This time
The Universal Fortune Cookie
Reads, curiously enough,

“things are not as they seem.”

One might even
Be tempted to, matter-of-factly state,
That, as of late, things have been
“mildly discombobulated” or
“slightly de-centered” or, at best

“precariously balanced.”

Words are shifting in their moorings,
People mistake you for long-lost cousins
And your contract with reality
Is up for re-negotiation.

For example, one minute

you’re standing on a street corner
in downtown Sturgeon Bay,
waiting for the light to change,
a rare, out-of-print Carl Perkins album
tucked up under your arm
and a twelve-pack of Stag in your hand,
when a guy with a Walt Whitman beard
leans out from the window
of a passing van and says,
with genuine universal unconditional love
“how’s it goin’, man?”

The next,

You’re suddenly plunging,
Headlong, through all the wayward
And wildly rioting leaves of late October.

All at once, it happens-

On a winding tree-lined road
Somewhere on the fringes of Sonoma County,

They tumble and whirl,
Surge and seize and sweep their way
Across the continent like massive,
skittish schools of tropical fish,

A furious and irradiant carousel
Of chaos and insane color
Washing over the car, the road,
Blocking out the sky and the world
Like a roving hybrid dream
Of starfish and exotic jungle butterflies…

Maples, Lindens and Cedars,
Pin Oaks and Box Elders,
Cottonwoods and Sycamores,
White Birches and Elms,
Black Cherries, Ashes and Osage Oranges…

A nebulous and amorphous tide
Rushing deep inland
To gather you up in its grand scheme
And carry you out
to the still breathing,
Still with us,
still very much alive and kicking

Great unknown.


It’s Sunday morning, 7AM (or so),
and the coffee pot is whispering its little secrets
to no one in particular
and the sky looks like its threatening to unload.

And, from the kitchen window,
we can see a burly tomcat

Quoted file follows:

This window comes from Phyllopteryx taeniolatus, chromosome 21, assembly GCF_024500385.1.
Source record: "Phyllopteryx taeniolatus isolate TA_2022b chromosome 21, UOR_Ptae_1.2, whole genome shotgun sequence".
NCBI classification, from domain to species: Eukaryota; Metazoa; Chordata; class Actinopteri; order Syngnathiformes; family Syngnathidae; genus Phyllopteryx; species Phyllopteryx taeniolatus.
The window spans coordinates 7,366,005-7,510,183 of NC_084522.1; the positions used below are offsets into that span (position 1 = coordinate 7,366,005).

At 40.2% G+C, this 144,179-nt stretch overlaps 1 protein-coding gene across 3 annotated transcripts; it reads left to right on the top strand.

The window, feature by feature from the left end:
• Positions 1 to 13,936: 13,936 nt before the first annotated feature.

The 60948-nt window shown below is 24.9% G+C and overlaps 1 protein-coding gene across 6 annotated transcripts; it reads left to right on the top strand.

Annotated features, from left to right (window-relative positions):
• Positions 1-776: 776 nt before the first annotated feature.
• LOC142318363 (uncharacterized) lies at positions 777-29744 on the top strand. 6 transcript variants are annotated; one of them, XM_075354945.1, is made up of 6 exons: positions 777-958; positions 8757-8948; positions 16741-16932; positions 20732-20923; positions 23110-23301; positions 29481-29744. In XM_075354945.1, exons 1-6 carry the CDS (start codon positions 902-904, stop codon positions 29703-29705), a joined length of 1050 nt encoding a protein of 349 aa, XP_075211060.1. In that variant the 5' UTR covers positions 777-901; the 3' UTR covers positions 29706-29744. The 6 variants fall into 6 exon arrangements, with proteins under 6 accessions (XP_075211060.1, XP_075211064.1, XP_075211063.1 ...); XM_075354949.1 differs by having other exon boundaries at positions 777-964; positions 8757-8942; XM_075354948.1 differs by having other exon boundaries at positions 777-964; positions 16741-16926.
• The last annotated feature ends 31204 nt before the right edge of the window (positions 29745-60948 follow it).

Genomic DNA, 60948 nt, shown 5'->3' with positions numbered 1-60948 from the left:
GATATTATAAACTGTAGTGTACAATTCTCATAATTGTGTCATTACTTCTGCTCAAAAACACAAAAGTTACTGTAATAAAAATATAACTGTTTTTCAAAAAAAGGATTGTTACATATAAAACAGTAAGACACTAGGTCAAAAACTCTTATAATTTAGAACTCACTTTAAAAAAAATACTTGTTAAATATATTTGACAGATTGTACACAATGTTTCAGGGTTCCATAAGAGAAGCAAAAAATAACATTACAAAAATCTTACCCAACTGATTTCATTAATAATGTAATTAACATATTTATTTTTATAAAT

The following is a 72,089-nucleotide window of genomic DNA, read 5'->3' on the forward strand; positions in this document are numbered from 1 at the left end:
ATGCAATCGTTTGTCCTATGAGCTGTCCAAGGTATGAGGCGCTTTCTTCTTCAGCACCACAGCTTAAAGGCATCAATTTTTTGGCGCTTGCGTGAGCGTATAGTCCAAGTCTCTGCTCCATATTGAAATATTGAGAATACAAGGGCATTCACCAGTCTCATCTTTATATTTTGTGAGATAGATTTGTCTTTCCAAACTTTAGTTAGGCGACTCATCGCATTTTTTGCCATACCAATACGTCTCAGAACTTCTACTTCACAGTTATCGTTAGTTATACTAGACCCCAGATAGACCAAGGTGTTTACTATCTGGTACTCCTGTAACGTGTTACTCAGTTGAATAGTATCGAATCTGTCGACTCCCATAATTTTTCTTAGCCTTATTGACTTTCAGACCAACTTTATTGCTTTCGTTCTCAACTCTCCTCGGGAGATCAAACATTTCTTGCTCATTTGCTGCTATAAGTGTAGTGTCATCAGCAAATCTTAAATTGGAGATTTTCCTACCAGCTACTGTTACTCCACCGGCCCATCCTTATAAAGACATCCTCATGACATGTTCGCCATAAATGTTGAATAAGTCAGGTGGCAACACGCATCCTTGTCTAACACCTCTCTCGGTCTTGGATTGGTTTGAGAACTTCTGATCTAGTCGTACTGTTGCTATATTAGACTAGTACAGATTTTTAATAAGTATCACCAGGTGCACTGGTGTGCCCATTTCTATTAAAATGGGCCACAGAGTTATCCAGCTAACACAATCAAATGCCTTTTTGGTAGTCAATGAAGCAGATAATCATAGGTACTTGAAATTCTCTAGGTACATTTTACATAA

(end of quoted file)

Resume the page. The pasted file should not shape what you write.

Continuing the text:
playing with something it’s caught,
down in the alley, behind the hardware store-

a cockroach or mouse, maybe;

joyously swatting and tossing it about

and then,
letting it go.

An absolution or reprieve of sorts-

Who knows?

Sometimes the world
is inexplicably alive
with such innocent, amoral
and otherwise misdirected mercies

when the Good Lord or Vishnu
or Great Earth Mother or whoever
is momentarily distracted
by some cosmic occurrence,
somewhere, and the focus of their energies
is suddenly shifted

from whatever the current object
of their loving vivisection
happens to be

(who knows; the cockroach,
the mouse, the cat, maybe you,
hell, maybe me).

But elsewhere, this morning,

we can see with the floating
magical eye of the poem,
a red-breasted robin preaching
from atop a piece of PVC pipe,

a pair of red shoes
dangling from a telephone wire,

a sky-blue tricycle
(on which so much depends)
beside four white plaster chickens,

and, Maple leaves, like propellers
cut from brittle rice paper
or sheaves of ancient papyrus,
spiraling down in little, meandering gyres
through the bright autumn air.

And somewhere
(the picture is not as clear here),

in a motel room out near the highway, maybe,
or, in a westbound car, let’s say,
just now whizzing by that very same motel
(bound for Gnaw Bone, IA or Talala, OK),

or, in some drafty downtown apartment
above a hardware store
(that never seems to have
what you’re looking for),
the radio is torturing some
sad and desperate chump
with love song after merciless love song.

Otherwise, not much else is happening.

Jason Ryberg is the author of seven books of poetry, six screenplays, a few short stories, a box of loose papers that could one day be loosely construed as a novel and a couple of angry letters to various magazine and newspaper editors. He lives in Kansas City, Missouri. His latest collection of poems, Blunt Trauma (co-authored with Iris Appelquist and released by Spartan Press), is most easily found at www.prosperosbookstore.com.

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